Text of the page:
The school’s celebration night was well attended and the kids threw themselves into the challenge of intimate performance with relish, creating an experience that exceeded all our expectations. The scale and success of our project was in large part due to the school’s support in terms of time and money, as well as the skill and energy of my fabulous collaborating teacher, the music specialist Wendi Horne.

The approach of other group projects was diverse and included several sound-focused works. Mark Cain and Gingin District High year 5 created a soundscape of elements from around Gingin Brook: frogs, jets, rain, thunderstorms, a bird-park and interviews with locals (such as a 4th generation Gingin beekeeper who told stories of catching water rats and selling their pelts during the Depression). Students created their own instruments to play with the collected sounds.

Petro Vouris and Maylands Primary (Perth) explored memory through sound and an installation, creating a horror house and a detective mystery scene complete with interrogations and a survey of the audience at the celebration.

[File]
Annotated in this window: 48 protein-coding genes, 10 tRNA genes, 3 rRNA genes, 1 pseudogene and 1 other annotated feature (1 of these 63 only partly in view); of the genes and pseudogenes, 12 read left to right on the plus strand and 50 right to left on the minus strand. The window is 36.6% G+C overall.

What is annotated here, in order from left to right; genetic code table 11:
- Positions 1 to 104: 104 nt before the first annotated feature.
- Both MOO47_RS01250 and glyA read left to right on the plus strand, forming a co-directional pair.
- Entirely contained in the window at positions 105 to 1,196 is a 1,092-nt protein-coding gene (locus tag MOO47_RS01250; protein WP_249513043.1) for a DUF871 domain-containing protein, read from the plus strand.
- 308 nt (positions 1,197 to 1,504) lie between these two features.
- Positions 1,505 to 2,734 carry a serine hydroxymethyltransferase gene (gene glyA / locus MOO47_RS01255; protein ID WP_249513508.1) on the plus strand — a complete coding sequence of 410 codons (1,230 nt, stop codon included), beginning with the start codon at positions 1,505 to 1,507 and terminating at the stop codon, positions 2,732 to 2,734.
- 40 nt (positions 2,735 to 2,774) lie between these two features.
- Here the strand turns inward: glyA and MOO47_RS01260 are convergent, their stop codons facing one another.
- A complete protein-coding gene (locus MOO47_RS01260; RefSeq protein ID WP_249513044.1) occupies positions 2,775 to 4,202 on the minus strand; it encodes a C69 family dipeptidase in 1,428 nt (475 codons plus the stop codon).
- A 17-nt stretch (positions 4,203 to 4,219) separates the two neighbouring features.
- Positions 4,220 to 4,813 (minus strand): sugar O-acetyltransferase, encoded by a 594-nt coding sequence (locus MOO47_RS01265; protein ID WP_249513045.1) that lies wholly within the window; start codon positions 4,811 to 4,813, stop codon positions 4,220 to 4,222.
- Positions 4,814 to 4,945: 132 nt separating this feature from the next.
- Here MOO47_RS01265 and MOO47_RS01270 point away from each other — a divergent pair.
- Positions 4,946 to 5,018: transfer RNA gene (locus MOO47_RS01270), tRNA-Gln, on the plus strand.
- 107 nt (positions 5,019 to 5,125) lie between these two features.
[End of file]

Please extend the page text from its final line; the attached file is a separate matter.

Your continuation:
Cat Hope and St Patrick’s Primary (Katanning) created a soundscape from sounds and interviews which explored the impact of natural events such as earthquakes, floods and snow. Assisted by some local Aboriginal women, they situated the sound works in cubbies built from natural elements overlooking the river in a revered Aboriginal site named after the ear of a monster from Dream Time legend.

Sohan Ariel Hayes and Mt. Lawley Primary (Perth) developed a sound project. The group sonically re-created significant events in a tour of 12 sites, with the sound experienced through headphones via a radio transmitter. Sohan also worked with Yerecoin Primary, where the group explored the cycle of life by creating a macabre funereal procession of striking characters, including a 5 metre inflatable which burst from the coffin to fly away, taking several characters with it.